It’s no secret that close contact with nature is an effective recipe for multiple health benefits. A walk in the woods, the sounds of birds, leaves fluttering in the wind, and the gentle smell of rain… nature is a gift to our senses. During the past few decades, the Japanese concept of “Forest Bathing” took shape, which was simply a process of assigning a name to what common wisdom has always known: human beings need a natural environment to feel better. This common wisdom is also backed by decades of scientific research in Japan and worldwide.
With this in mind, the “Forest Therapy” project takes the concept one step further. Aside from taking a walk or hike in the woods, a trained guide sets a slow pace for visitors, ensuring a fully conscious experience to “absorb” nature with all senses and maximizing the benefits of a forest immersion. Currently, there are 62 forests across Japan certified as “Forest Therapy Base.” And it’s no wonder that Ukiha’s gorgeous Japanese landscape of terraced rice paddies is one such place. Centuries of agricultural traditions meet the impressive views of the farmlands nestled into the mountain slopes.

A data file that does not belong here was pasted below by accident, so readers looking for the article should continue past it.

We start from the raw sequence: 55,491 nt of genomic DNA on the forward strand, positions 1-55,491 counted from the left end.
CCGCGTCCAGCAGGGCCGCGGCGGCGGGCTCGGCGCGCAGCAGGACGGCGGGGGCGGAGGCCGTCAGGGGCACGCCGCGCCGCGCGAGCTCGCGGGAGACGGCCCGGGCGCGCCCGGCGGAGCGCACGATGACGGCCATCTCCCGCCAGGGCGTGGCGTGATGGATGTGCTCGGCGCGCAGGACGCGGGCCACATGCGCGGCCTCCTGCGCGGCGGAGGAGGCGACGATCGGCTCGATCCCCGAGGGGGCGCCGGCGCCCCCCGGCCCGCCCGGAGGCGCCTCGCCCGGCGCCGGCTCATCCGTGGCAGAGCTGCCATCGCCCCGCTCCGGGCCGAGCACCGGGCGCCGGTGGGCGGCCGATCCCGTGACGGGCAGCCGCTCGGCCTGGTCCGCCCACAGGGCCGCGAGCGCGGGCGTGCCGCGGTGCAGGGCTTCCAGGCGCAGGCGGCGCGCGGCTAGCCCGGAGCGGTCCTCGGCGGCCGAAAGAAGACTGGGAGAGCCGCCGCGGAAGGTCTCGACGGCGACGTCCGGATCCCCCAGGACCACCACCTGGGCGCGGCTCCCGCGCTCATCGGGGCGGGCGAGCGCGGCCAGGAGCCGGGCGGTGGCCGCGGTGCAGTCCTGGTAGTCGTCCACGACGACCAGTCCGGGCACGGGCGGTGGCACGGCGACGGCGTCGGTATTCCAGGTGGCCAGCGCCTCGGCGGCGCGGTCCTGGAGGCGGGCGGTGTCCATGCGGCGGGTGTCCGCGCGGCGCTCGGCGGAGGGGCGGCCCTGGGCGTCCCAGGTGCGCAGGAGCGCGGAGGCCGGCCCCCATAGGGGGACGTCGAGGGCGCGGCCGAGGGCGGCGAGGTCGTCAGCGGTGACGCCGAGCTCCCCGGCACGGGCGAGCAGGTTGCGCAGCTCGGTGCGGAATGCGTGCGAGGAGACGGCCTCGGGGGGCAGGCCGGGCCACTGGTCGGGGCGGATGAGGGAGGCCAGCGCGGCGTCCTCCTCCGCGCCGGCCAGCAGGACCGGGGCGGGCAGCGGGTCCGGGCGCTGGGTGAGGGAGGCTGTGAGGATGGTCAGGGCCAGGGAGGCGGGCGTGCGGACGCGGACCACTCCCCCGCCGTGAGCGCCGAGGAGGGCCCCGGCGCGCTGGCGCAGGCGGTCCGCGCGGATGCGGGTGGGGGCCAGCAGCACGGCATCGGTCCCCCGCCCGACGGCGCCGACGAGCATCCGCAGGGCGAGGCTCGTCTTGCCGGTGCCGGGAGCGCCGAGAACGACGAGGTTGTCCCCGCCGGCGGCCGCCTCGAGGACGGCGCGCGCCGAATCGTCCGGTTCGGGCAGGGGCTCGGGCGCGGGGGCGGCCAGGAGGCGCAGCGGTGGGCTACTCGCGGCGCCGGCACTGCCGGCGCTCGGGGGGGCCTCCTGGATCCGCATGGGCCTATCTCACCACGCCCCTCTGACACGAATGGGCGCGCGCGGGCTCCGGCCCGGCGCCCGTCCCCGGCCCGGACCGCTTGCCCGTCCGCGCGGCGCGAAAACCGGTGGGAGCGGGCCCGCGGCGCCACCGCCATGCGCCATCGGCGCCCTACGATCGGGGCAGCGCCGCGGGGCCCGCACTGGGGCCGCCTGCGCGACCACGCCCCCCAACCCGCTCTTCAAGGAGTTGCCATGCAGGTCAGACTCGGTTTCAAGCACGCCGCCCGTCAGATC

I felt incredibly fortunate to walk around these beautiful fields while learning about the local vegetation, thanks to my certified guide Naomi. Around 300 fertile paddy terraced fields were developed thanks to the Chikugo River basin, famous for its water quality. Along the route, some signs remind us how the sounds of the wind or the water streams have irregular frequency fluctuations similar to a human’s average heart rate. Or about the calming properties of simply resting our eyes with the green color. Being in sync with nature is part of the healing process.
As a part of the experience, I also got to choose a preferred place to close my eyes and lie down for five minutes. It’s all a part of the Forest Therapy, with the simple pleasure of strolling, listening to the sounds of the birds and the breeze, touching trees and leaves, and basking in the beauty of the moment. The breathtaking landscape truly made this an unforgettable experience.